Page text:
From awesome to awful

Some of the best and worst acquisition and merger stories in my more than two decades in the business.

February 10, 2014

During the past 25 years, I’ve probably helped more than 100 companies merge with, acquire or divest a division or company. Most of these transactions have gone reasonably well. I’ve also had the opportunity to witness from afar similar transactions that did not go so well. Upon analysis of these failed transactions, it wasn’t difficult to see whey they didn’t have legs and why they did not last over the long haul.

The good.

A highly profitable maintenance company (net profit margin more than 20 percent for many years) with annual revenues exceeding $7 million, calculated a value for his business of about $2.45 million using the gross profit margin evaluation model. I recommended that he and his CPA use the EBIDTA method. Using it, the value calculated to be roughly $5 million, double the GPM amount. In the final analysis, he used the EBIDTA model and sold his business for more than $5 million.

The almost bad.

A number of years ago, a $1 million commercial lawn maintenance contractor called me. He was interested in possibly selling his business. His net profit margin after all bills and a reasonable salary to him were paid was 10 percent. I gave him a ballpark value of around $0.75 per revenue dollar – $750,000. This figure included his inventory at fair market value and equipment, but no real estate. He then told me that his CPA, using various evaluation models, told him he should get around $2 million for his business. I told him that he had better get all of his money, the entire $2 million, up front. Otherwise, he’d never see it.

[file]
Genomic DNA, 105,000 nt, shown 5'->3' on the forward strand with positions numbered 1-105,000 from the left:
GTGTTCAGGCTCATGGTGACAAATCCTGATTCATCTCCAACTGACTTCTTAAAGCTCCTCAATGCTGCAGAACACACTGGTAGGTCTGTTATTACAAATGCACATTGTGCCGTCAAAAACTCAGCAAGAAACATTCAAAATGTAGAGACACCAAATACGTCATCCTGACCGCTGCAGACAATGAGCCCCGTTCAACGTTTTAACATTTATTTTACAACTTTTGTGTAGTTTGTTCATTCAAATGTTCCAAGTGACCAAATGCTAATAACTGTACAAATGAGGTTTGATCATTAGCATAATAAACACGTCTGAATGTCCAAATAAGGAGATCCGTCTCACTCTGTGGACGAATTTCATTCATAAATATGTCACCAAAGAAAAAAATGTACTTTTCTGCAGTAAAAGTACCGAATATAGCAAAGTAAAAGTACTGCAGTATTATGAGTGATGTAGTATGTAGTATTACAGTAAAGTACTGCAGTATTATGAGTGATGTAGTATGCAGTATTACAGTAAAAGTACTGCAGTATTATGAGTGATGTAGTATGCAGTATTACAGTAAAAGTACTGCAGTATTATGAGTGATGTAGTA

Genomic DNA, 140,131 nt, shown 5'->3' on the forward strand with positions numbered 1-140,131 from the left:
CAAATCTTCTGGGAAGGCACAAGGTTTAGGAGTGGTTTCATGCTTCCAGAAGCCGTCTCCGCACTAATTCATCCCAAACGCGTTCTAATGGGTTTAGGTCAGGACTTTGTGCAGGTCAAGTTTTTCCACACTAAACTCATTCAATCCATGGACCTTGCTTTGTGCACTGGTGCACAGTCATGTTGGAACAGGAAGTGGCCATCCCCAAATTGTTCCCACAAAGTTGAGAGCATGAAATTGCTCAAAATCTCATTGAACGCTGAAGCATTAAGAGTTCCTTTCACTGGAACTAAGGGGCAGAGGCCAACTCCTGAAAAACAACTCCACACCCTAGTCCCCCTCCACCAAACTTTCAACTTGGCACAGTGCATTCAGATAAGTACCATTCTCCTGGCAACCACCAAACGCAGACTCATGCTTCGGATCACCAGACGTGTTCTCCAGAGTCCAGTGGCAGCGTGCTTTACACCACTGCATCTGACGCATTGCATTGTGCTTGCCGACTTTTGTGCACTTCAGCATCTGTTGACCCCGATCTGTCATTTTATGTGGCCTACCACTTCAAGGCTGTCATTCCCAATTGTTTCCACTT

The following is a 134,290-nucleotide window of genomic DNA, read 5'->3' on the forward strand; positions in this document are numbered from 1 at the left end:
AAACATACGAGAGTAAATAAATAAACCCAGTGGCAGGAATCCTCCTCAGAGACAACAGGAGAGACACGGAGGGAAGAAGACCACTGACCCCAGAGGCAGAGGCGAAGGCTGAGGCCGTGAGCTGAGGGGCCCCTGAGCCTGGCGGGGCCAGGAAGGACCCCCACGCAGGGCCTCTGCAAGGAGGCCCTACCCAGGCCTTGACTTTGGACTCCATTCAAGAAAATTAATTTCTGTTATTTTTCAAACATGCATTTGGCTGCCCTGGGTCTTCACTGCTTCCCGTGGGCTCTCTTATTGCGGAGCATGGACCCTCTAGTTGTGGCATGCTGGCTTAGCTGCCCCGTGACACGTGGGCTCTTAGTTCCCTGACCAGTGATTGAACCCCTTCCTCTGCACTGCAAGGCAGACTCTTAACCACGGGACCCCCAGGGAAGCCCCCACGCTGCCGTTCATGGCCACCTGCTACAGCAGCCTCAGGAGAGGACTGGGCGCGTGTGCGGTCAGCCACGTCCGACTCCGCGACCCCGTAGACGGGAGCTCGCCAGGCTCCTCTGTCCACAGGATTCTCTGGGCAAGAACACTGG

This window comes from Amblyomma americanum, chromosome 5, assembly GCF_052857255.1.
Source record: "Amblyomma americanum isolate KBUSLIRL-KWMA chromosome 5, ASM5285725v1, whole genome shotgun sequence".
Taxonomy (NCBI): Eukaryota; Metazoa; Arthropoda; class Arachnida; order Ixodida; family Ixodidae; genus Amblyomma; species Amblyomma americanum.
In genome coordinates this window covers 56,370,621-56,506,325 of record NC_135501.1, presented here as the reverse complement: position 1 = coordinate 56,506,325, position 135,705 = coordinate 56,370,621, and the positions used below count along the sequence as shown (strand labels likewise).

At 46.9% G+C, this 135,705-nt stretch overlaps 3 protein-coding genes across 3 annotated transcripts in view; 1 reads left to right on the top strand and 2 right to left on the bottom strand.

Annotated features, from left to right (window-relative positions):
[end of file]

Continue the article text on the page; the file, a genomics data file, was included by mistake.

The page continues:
Think about this deal.

Even if a buyer pays $1 million as a down payment, and the seller finances the remaining $1 million for 10 years at 10 percent interest, the interest payment wipes out the entire net profit margin for ten years. There’s nothing left to pay off the principal. This deal simply will not work.

The really bad.

In the early 1990s, two large multi-million dollar landscape companies in the upper midwest merged – for all the wrong reasons. One company focused on installation while the other was primarily a maintenance business. The new entity endured for about five years and grew to more than $35 million in annual sales. Then it blew up.

I talked with some of the non-owner survivors who went on to form new companies that ended up doing quite well. Their stories were amazing. For years, after the two companies merged, there were no centralized systems for accounting, estimating, job costing, sales, etc. Worse yet, a year after the merger, many of them did not even know to who they were to report to.

In the final analysis, motivation to merge the two entities was primarily driven due to financial mismanagement and cash flow needs – the two needed each other for all of the wrong reasons.

The down-right ugly.

In the late 1990s, public and private money was raised to fuel the creation of large landscape entities primarily focused on commercial lawn maintenance services. Soon a number of companies doing hundreds of millions of revenue dollars emerged.

Many of my clients sold their companies to these large consolidators. Almost none of the sellers lasted more than 2-3 years with their new bosses. Here are a few reasons why: 1. Layers of bureaucracy and outdated procedures killed any entrepreneurial zeal that the entrepreneurs might have. 2. Their recommendations to improve operations mostly were ignored. 3. Quality was ignored and corners cut in order to meet financial goals set by bureaucrats who were totally separated from daily operations.

Do your homework.

You may think that the big consolidators have really got it figured out. Don’t be fooled.

Due to the lack of a true entrepreneurial environment at the branch level, most of the large consolidators only produce a “C” or “C+” quality of service.

Perhaps the best lessons to learn from these stories is first, you have to do your homework on the front end and second, you have to maintain the zeal of a true entrepreneur on the back end.


The author runs J.R. Huston Consulting and is a columnist for Lawn & Landscape. He can be reached at